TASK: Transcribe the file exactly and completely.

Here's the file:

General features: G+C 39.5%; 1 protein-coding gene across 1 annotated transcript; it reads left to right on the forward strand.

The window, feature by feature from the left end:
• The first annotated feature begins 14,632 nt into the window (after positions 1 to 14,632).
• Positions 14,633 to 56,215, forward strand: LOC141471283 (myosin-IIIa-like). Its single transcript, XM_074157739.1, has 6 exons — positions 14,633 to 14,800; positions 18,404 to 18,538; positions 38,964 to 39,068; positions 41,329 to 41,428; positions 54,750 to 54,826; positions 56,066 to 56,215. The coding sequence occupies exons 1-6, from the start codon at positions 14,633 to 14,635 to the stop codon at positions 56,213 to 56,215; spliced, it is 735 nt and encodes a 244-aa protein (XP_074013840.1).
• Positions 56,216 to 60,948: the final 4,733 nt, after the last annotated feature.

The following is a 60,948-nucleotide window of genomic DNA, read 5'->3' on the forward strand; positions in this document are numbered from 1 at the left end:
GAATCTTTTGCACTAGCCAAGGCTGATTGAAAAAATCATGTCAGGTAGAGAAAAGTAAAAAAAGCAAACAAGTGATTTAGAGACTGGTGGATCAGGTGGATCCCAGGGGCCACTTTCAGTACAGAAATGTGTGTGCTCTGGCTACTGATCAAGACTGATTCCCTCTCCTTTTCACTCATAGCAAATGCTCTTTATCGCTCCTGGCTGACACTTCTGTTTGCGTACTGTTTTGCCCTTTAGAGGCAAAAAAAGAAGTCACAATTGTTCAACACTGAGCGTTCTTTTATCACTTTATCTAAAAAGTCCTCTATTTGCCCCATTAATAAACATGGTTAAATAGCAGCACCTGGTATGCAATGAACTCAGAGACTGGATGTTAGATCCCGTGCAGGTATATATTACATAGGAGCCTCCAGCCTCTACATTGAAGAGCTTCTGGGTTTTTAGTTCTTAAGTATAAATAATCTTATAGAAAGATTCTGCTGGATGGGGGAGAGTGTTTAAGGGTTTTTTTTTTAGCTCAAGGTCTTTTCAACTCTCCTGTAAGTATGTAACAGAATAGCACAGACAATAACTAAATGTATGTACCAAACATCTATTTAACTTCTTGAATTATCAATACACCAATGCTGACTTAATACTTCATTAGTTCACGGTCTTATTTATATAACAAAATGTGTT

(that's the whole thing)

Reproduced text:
General features: G+C 39.5%; 1 protein-coding gene across 1 annotated transcript; it reads left to right on the forward strand.

The window, feature by feature from the left end:
• The first annotated feature begins 14,632 nt into the window (after positions 1 to 14,632).
• Positions 14,633 to 56,215, forward strand: LOC141471283 (myosin-IIIa-like). Its single transcript, XM_074157739.1, has 6 exons — positions 14,633 to 14,800; positions 18,404 to 18,538; positions 38,964 to 39,068; positions 41,329 to 41,428; positions 54,750 to 54,826; positions 56,066 to 56,215. The coding sequence occupies exons 1-6, from the start codon at positions 14,633 to 14,635 to the stop codon at positions 56,213 to 56,215; spliced, it is 735 nt and encodes a 244-aa protein (XP_074013840.1).
• Positions 56,216 to 60,948: the final 4,733 nt, after the last annotated feature.

The following is a 60,948-nucleotide window of genomic DNA, read 5'->3' on the forward strand; positions in this document are numbered from 1 at the left end:
GAATCTTTTGCACTAGCCAAGGCTGATTGAAAAAATCATGTCAGGTAGAGAAAAGTAAAAAAAGCAAACAAGTGATTTAGAGACTGGTGGATCAGGTGGATCCCAGGGGCCACTTTCAGTACAGAAATGTGTGTGCTCTGGCTACTGATCAAGACTGATTCCCTCTCCTTTTCACTCATAGCAAATGCTCTTTATCGCTCCTGGCTGACACTTCTGTTTGCGTACTGTTTTGCCCTTTAGAGGCAAAAAAAGAAGTCACAATTGTTCAACACTGAGCGTTCTTTTATCACTTTATCTAAAAAGTCCTCTATTTGCCCCATTAATAAACATGGTTAAATAGCAGCACCTGGTATGCAATGAACTCAGAGACTGGATGTTAGATCCCGTGCAGGTATATATTACATAGGAGCCTCCAGCCTCTACATTGAAGAGCTTCTGGGTTTTTAGTTCTTAAGTATAAATAATCTTATAGAAAGATTCTGCTGGATGGGGGAGAGTGTTTAAGGGTTTTTTTTTTAGCTCAAGGTCTTTTCAACTCTCCTGTAAGTATGTAACAGAATAGCACAGACAATAACTAAATGTATGTACCAAACATCTATTTAACTTCTTGAATTATCAATACACCAATGCTGACTTAATACTTCATTAGTTCACGGTCTTATTTATATAACAAAATGTGTT